Former Joint Chiefs of Staff Chairman Martin Dempsey said Sunday that deploying the military domestically to respond to the protests sparked by George Floyd’s death would negatively affect its relationship with the American people.
Dempsey told ABC’s “This Week” that he decided to speak up against President TrumpDonald TrumpUkraine's president compares UN to 'a retired superhero' Collins to endorse LePage in Maine governor comeback bid Heller won't say if Biden won election MORE’s threats to send out the military because he thought “it was appropriate for me to point out the risk of doing it.”
“I thought that given the state of the unrest and the risk that we would put the active duty military in a position where its relationship with the American people would be adversely affected that I should say so,” he said.
Retired Gen. Martin Dempsey says he decided to speak out against Trump threat to use military in response to protests because it “would put the active duty military in a position where its relationship with the American people would be adversely affected.” https://t.co/mxYatg1sjy pic.twitter.com/aJnOzuLQe5— This Week (@ThisWeekABC) June 7, 2020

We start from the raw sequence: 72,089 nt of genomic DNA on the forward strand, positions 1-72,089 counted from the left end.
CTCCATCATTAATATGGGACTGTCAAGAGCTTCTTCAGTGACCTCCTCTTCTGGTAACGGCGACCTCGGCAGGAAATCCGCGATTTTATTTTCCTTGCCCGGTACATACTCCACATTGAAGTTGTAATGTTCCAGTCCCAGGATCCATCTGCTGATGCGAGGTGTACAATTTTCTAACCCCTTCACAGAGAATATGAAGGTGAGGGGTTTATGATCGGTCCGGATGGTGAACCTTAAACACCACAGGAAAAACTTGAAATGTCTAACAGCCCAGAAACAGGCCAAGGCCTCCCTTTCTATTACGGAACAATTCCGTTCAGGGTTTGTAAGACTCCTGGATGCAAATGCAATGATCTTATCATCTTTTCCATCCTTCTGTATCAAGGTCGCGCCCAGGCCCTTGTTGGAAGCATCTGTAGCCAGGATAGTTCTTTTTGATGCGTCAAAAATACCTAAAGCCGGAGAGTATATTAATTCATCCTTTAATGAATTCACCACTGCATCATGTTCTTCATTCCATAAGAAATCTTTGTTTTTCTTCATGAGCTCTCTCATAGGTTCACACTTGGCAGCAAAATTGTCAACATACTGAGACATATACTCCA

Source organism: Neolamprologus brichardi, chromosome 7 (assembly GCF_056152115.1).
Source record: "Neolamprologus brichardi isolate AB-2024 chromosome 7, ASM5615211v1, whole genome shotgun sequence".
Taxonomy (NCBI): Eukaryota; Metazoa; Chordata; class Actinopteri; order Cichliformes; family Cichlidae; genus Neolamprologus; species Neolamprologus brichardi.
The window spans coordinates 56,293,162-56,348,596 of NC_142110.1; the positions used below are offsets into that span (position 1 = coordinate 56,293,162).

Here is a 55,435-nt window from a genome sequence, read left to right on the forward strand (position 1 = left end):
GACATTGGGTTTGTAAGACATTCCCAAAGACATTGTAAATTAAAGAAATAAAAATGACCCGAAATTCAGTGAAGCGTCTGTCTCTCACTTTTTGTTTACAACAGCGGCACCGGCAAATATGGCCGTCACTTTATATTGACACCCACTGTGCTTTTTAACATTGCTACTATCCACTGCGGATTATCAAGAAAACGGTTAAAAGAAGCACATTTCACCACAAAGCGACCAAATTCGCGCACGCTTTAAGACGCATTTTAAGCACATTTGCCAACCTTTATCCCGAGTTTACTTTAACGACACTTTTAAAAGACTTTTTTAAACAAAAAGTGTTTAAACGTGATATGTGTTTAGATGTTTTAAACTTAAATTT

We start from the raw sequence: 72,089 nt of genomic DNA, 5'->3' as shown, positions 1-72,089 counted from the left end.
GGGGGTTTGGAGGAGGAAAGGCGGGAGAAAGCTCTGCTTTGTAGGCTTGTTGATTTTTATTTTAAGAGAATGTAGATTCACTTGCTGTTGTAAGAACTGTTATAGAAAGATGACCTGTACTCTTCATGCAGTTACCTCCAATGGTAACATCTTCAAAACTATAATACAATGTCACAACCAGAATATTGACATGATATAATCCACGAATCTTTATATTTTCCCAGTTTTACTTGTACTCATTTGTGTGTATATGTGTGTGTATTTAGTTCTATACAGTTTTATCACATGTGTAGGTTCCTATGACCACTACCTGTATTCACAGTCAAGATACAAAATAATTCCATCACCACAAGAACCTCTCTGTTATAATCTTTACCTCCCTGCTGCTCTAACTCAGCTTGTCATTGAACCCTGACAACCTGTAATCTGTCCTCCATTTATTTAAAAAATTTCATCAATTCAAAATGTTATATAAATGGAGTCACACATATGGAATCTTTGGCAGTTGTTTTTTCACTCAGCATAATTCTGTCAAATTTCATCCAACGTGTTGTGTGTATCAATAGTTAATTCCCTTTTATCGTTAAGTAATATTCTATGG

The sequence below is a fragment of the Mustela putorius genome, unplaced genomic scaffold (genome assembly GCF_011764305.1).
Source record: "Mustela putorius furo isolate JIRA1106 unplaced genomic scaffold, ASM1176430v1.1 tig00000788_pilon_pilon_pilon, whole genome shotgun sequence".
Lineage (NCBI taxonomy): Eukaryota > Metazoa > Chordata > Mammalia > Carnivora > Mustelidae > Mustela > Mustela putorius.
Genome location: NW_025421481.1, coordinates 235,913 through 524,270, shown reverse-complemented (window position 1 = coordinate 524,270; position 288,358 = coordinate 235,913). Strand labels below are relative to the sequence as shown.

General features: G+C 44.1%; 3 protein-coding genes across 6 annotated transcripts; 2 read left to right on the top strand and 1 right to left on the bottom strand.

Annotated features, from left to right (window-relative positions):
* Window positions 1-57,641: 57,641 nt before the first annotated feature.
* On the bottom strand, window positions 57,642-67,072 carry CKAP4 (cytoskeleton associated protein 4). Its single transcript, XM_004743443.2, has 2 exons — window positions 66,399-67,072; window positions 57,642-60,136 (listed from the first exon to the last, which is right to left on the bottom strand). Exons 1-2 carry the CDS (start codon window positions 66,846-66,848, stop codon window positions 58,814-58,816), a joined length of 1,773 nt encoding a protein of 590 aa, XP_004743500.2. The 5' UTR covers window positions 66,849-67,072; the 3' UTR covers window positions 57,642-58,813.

Dempsey pointed out it took decades to try to “rebuild” the military’s relationship with the American people after the Vietnam War.
“It took us a while to actually regain the trust of the American people,” he said, adding, “And we have a wonderful relationship with the people in this country, and I thought it important to continue to work to try to keep that.”
The former Joint Chiefs chairman joined with other retired generals who have slammed Trump for threatening to deploy the military to quell the protests that have raged across the U.S. for more than a week.
Last week, Trump announced he would activate the military to respond to demonstrations in Washington, D.C. He also encouraged governors across the country to send their National Guards, threatening to deploy the military to other cities if they did not.
Floyd died after a white Minneapolis police officer knelt on his neck for almost nine minutes, sparking protests across the country against police brutality and racial inequality.